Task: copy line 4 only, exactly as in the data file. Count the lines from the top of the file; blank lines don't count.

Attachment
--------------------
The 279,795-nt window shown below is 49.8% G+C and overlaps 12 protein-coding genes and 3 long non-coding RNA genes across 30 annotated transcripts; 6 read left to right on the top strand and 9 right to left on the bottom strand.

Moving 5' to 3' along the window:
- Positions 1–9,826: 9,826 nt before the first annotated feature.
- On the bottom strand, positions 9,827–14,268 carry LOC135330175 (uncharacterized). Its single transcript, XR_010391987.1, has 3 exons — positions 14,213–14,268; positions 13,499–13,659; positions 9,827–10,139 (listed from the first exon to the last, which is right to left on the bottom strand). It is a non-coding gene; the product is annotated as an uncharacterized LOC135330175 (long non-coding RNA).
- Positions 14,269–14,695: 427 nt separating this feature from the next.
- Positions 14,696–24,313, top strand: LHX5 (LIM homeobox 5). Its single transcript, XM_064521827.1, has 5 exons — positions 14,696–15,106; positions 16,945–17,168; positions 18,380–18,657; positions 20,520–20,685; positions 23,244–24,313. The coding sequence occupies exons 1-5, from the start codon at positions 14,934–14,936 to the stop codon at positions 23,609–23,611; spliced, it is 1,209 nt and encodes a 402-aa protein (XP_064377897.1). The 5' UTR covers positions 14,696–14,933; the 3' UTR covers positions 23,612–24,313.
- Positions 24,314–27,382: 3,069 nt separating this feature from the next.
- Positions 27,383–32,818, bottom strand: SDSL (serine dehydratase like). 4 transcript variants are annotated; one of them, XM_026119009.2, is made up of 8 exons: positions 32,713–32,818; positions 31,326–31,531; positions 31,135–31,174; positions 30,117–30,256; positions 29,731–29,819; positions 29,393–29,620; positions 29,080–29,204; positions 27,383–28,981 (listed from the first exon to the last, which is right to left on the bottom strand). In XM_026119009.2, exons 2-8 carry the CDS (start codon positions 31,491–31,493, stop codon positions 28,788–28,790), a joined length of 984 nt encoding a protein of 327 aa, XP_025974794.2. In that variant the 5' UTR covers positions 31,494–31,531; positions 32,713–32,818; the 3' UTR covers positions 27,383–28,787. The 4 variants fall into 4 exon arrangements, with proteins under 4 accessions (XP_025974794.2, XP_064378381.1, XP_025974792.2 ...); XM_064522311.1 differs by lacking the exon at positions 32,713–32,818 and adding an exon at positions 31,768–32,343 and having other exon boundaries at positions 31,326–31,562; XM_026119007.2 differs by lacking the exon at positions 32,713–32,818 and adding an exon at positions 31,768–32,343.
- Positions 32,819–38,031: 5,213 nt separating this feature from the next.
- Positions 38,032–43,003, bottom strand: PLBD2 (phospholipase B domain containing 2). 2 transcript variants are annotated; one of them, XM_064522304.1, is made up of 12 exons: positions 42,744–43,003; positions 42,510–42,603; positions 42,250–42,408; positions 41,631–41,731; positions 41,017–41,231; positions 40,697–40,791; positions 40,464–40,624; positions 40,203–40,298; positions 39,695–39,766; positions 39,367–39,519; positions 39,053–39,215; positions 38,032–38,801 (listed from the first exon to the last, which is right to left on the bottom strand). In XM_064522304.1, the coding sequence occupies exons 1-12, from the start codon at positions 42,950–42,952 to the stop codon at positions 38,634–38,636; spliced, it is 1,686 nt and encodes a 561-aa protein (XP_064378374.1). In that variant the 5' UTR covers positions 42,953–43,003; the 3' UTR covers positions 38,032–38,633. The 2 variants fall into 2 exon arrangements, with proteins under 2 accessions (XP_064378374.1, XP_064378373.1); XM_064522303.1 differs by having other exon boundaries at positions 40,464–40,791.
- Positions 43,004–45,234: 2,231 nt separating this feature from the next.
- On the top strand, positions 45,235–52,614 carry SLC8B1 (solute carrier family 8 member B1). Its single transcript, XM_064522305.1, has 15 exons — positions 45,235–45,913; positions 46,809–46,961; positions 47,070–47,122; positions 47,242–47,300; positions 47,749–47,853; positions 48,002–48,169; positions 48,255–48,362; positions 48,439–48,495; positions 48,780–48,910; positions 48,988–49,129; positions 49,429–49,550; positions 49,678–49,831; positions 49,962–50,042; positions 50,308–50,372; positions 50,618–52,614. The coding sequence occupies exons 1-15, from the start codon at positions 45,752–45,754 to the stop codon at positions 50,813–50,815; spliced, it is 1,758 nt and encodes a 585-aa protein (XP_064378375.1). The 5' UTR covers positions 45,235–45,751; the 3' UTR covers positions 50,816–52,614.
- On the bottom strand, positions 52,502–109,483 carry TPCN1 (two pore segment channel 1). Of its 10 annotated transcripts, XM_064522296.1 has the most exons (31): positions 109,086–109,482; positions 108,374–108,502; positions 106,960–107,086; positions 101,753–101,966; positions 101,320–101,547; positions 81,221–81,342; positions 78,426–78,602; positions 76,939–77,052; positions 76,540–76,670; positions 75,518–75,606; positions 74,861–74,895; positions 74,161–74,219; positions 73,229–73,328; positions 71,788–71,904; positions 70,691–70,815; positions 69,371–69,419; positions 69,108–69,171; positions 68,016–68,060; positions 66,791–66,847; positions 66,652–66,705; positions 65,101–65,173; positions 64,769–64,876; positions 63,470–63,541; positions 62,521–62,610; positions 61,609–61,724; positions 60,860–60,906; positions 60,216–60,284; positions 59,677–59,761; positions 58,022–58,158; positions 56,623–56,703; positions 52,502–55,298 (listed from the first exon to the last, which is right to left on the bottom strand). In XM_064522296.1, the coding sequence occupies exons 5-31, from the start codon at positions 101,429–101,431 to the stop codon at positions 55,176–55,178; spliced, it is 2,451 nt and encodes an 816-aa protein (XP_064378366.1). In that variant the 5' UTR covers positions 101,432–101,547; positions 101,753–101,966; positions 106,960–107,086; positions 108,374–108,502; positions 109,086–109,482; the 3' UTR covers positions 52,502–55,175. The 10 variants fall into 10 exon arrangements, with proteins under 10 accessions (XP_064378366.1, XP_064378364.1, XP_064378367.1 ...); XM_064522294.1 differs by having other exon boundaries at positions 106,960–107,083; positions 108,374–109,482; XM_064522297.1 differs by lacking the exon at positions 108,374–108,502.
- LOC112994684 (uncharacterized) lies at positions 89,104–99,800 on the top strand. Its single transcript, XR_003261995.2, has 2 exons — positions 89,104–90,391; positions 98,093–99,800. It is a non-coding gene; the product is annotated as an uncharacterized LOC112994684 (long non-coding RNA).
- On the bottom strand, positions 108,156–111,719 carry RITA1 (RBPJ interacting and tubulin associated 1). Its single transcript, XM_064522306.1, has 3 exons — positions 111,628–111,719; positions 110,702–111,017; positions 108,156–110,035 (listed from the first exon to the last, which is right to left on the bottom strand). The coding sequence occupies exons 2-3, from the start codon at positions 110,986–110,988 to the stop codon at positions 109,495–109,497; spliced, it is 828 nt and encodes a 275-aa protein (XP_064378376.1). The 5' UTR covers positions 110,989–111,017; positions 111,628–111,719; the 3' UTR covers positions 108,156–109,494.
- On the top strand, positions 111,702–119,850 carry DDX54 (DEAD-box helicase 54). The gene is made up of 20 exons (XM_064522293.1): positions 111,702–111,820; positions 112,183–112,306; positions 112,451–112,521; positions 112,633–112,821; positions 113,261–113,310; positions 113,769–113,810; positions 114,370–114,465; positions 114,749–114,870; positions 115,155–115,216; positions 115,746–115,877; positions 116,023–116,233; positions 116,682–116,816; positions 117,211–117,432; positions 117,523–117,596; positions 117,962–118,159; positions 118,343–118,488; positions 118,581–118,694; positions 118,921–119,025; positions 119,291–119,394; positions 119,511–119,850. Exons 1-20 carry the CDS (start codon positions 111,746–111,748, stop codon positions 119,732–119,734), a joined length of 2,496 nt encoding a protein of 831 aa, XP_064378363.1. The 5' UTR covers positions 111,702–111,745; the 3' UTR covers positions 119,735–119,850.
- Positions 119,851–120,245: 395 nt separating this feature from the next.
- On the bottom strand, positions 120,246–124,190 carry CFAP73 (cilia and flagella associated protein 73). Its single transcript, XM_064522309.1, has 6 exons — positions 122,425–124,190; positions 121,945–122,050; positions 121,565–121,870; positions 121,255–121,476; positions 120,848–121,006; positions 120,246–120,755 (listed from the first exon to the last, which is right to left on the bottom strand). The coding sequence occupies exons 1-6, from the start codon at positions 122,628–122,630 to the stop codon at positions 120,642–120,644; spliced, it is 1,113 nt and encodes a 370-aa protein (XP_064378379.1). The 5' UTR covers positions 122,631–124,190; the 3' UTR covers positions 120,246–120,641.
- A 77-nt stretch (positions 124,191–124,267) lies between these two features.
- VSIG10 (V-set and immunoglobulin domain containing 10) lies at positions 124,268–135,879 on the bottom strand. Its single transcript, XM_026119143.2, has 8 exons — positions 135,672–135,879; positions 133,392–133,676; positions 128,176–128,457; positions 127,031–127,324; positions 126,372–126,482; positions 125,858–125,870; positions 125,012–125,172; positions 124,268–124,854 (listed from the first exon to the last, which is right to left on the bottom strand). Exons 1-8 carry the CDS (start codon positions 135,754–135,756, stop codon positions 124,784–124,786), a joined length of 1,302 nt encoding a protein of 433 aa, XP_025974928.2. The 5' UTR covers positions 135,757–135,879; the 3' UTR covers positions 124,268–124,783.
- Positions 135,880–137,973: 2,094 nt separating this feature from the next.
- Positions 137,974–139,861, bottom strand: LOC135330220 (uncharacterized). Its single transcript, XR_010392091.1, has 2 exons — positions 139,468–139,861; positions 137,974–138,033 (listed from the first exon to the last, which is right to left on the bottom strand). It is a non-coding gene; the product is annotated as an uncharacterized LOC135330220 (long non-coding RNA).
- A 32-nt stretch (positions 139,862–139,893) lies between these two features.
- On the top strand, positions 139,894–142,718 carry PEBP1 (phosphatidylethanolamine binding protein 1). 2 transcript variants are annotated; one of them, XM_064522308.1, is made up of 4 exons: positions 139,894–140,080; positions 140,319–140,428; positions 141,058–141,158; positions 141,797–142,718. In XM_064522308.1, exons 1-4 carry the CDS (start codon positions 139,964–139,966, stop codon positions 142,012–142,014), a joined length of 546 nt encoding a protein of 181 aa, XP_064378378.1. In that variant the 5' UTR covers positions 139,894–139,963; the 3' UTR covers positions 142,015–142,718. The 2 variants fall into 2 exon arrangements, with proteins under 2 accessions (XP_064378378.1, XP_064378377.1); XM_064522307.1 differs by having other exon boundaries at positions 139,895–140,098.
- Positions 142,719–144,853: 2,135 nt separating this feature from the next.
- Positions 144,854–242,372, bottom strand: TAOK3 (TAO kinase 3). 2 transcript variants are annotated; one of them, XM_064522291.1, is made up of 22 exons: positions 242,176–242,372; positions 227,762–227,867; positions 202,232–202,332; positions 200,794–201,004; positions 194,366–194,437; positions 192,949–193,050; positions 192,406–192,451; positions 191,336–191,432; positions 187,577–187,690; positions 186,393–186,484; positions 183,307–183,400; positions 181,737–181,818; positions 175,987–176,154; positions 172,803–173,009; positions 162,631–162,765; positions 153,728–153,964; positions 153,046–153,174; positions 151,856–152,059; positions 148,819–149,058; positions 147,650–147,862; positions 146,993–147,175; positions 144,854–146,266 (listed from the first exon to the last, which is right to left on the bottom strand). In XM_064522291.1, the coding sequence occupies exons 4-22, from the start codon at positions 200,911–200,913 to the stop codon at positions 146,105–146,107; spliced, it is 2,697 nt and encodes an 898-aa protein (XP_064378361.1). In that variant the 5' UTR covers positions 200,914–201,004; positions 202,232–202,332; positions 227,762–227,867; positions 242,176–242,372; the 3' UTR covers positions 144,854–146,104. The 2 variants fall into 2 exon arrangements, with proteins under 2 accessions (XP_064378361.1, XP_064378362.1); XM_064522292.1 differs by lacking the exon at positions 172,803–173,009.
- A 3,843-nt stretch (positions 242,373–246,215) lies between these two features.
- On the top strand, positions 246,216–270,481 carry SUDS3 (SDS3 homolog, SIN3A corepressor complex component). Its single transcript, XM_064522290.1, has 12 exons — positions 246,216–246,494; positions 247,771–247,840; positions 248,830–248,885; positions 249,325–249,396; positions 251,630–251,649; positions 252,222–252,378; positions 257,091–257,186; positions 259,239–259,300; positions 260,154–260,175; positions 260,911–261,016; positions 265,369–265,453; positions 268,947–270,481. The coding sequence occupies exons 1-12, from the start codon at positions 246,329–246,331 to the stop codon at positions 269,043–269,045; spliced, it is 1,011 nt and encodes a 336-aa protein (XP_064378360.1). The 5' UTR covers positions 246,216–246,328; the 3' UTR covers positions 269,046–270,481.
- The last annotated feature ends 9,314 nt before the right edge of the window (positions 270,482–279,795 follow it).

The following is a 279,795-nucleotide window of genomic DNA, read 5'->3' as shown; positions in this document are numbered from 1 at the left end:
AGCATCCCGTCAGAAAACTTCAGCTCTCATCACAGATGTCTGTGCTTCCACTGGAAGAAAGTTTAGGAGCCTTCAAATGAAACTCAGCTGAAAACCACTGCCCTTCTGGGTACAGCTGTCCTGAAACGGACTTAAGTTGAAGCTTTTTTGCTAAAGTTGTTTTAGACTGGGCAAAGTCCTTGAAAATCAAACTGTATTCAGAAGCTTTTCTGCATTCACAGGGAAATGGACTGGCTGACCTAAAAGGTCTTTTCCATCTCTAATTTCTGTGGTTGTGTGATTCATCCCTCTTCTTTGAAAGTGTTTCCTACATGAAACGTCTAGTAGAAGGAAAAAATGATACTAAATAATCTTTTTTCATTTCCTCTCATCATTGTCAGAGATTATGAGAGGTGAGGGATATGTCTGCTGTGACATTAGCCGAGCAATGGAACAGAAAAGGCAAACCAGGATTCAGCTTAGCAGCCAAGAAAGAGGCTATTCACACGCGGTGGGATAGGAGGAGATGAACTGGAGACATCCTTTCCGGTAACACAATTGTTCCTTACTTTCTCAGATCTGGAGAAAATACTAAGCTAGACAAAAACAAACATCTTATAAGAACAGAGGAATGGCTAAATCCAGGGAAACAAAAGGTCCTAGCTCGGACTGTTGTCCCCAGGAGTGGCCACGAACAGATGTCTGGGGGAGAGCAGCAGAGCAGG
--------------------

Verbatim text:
- On the bottom strand, positions 9,827–14,268 carry LOC135330175 (uncharacterized). Its single transcript, XR_010391987.1, has 3 exons — positions 14,213–14,268; positions 13,499–13,659; positions 9,827–10,139 (listed from the first exon to the last, which is right to left on the bottom strand). It is a non-coding gene; the product is annotated as an uncharacterized LOC135330175 (long non-coding RNA).